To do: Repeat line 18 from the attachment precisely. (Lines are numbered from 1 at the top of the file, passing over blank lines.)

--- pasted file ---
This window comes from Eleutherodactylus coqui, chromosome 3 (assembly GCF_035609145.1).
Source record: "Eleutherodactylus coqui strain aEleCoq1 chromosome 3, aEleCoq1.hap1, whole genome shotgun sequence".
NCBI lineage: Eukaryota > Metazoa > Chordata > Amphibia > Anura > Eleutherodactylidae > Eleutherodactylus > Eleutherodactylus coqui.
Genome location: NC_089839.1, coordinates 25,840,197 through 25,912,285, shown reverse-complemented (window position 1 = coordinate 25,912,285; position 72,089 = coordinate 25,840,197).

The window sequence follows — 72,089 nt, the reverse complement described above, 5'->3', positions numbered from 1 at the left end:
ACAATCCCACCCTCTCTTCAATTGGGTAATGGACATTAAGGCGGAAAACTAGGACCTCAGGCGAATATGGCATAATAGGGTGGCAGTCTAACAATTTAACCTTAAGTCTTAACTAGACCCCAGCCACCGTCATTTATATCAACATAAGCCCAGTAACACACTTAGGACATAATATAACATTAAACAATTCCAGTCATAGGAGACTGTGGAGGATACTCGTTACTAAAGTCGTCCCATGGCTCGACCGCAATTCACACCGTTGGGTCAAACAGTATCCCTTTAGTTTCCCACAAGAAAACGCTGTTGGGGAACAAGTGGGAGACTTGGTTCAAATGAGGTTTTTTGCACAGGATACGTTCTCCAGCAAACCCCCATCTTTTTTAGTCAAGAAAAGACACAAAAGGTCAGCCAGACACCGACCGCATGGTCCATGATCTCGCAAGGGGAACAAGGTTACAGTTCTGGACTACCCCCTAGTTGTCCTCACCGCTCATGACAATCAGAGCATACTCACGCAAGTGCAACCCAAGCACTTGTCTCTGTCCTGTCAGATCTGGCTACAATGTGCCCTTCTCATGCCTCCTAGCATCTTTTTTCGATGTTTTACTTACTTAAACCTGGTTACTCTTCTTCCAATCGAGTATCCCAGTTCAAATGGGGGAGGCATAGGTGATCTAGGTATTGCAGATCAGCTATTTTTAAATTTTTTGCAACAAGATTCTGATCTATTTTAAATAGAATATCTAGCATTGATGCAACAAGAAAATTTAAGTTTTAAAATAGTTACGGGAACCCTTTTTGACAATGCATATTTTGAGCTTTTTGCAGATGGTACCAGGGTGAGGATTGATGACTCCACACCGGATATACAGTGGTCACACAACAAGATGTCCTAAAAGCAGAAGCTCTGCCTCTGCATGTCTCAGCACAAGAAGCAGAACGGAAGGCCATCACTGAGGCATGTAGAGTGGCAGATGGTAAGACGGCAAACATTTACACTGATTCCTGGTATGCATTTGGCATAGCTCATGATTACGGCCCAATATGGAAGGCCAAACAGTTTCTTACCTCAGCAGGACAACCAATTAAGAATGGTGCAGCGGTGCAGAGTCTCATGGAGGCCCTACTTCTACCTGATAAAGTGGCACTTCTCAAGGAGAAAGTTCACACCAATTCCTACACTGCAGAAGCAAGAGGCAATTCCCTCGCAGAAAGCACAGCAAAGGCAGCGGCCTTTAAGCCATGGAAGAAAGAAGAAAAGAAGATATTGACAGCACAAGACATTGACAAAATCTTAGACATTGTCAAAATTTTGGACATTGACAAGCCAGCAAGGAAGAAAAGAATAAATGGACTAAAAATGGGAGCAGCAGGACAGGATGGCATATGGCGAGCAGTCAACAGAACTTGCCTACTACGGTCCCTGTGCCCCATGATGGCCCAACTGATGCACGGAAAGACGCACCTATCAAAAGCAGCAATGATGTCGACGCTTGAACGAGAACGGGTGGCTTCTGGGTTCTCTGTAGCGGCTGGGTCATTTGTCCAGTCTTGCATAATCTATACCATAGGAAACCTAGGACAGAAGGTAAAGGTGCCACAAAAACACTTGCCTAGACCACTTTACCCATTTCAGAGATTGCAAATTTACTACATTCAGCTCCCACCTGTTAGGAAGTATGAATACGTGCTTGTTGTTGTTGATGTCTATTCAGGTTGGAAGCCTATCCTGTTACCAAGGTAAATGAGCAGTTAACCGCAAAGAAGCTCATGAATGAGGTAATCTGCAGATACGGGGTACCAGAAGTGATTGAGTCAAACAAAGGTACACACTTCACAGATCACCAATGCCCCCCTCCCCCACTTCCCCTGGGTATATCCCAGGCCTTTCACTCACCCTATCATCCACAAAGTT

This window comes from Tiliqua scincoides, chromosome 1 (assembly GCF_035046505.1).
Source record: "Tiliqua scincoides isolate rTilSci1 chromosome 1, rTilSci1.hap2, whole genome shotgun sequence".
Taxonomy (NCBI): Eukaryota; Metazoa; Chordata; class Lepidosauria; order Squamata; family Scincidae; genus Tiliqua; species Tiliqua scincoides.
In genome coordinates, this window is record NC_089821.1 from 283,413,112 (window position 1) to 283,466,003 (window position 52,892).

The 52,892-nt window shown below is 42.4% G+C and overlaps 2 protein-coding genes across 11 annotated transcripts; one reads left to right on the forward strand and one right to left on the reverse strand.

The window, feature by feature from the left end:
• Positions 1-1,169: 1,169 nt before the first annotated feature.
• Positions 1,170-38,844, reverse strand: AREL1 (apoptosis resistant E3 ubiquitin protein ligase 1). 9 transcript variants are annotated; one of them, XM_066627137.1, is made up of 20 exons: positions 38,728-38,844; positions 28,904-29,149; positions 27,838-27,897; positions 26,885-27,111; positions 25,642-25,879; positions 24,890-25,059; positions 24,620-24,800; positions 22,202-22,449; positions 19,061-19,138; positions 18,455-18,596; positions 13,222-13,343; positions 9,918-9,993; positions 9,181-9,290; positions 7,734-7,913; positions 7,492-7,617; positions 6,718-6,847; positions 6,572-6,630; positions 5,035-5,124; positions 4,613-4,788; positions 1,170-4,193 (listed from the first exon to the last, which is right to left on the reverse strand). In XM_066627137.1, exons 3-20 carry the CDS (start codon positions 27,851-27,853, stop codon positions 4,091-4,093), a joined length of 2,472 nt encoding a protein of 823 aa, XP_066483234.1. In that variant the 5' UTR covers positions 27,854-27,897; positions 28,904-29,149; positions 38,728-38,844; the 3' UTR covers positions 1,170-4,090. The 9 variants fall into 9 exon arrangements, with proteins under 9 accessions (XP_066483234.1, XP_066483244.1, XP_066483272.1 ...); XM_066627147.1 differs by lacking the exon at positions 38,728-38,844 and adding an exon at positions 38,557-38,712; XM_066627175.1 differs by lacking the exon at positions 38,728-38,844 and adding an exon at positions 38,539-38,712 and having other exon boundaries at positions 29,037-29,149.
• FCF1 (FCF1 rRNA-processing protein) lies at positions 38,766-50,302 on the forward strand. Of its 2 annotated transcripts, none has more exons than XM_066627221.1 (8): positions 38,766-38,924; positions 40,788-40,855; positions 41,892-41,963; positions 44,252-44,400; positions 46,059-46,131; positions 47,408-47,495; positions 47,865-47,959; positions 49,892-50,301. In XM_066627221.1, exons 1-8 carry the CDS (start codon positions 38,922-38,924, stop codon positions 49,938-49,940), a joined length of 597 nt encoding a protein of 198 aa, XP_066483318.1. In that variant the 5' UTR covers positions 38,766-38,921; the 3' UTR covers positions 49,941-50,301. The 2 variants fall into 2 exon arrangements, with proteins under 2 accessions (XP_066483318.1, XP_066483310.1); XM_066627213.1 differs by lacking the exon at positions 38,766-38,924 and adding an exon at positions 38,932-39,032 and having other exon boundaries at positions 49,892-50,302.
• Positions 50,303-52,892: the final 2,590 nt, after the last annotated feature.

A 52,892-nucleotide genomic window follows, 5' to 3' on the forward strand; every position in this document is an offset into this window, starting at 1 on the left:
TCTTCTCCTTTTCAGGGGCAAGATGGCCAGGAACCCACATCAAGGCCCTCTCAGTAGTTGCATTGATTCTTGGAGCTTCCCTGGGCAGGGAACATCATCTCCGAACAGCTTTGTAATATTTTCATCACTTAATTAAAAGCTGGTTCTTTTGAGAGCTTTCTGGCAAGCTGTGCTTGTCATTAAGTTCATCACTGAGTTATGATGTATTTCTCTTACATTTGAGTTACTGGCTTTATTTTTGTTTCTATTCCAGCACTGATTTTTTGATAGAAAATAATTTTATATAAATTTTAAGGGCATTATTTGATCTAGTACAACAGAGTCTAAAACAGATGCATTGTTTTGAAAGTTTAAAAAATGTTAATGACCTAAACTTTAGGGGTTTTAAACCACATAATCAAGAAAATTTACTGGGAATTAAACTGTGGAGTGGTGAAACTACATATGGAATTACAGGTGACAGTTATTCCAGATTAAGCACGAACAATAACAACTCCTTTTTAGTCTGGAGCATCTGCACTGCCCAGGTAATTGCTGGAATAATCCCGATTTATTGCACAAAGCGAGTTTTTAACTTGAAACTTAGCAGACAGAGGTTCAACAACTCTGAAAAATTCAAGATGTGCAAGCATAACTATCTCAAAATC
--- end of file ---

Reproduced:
TCTTCTCCTTTTCAGGGGCAAGATGGCCAGGAACCCACATCAAGGCCCTCTCAGTAGTTGCATTGATTCTTGGAGCTTCCCTGGGCAGGGAACATCATCTCCGAACAGCTTTGTAATATTTTCATCACTTAATTAAAAGCTGGTTCTTTTGAGAGCTTTCTGGCAAGCTGTGCTTGTCATTAAGTTCATCACTGAGTTATGATGTATTTCTCTTACATTTGAGTTACTGGCTTTATTTTTGTTTCTATTCCAGCACTGATTTTTTGATAGAAAATAATTTTATATAAATTTTAAGGGCATTATTTGATCTAGTACAACAGAGTCTAAAACAGATGCATTGTTTTGAAAGTTTAAAAAATGTTAATGACCTAAACTTTAGGGGTTTTAAACCACATAATCAAGAAAATTTACTGGGAATTAAACTGTGGAGTGGTGAAACTACATATGGAATTACAGGTGACAGTTATTCCAGATTAAGCACGAACAATAACAACTCCTTTTTAGTCTGGAGCATCTGCACTGCCCAGGTAATTGCTGGAATAATCCCGATTTATTGCACAAAGCGAGTTTTTAACTTGAAACTTAGCAGACAGAGGTTCAACAACTCTGAAAAATTCAAGATGTGCAAGCATAACTATCTCAAAATC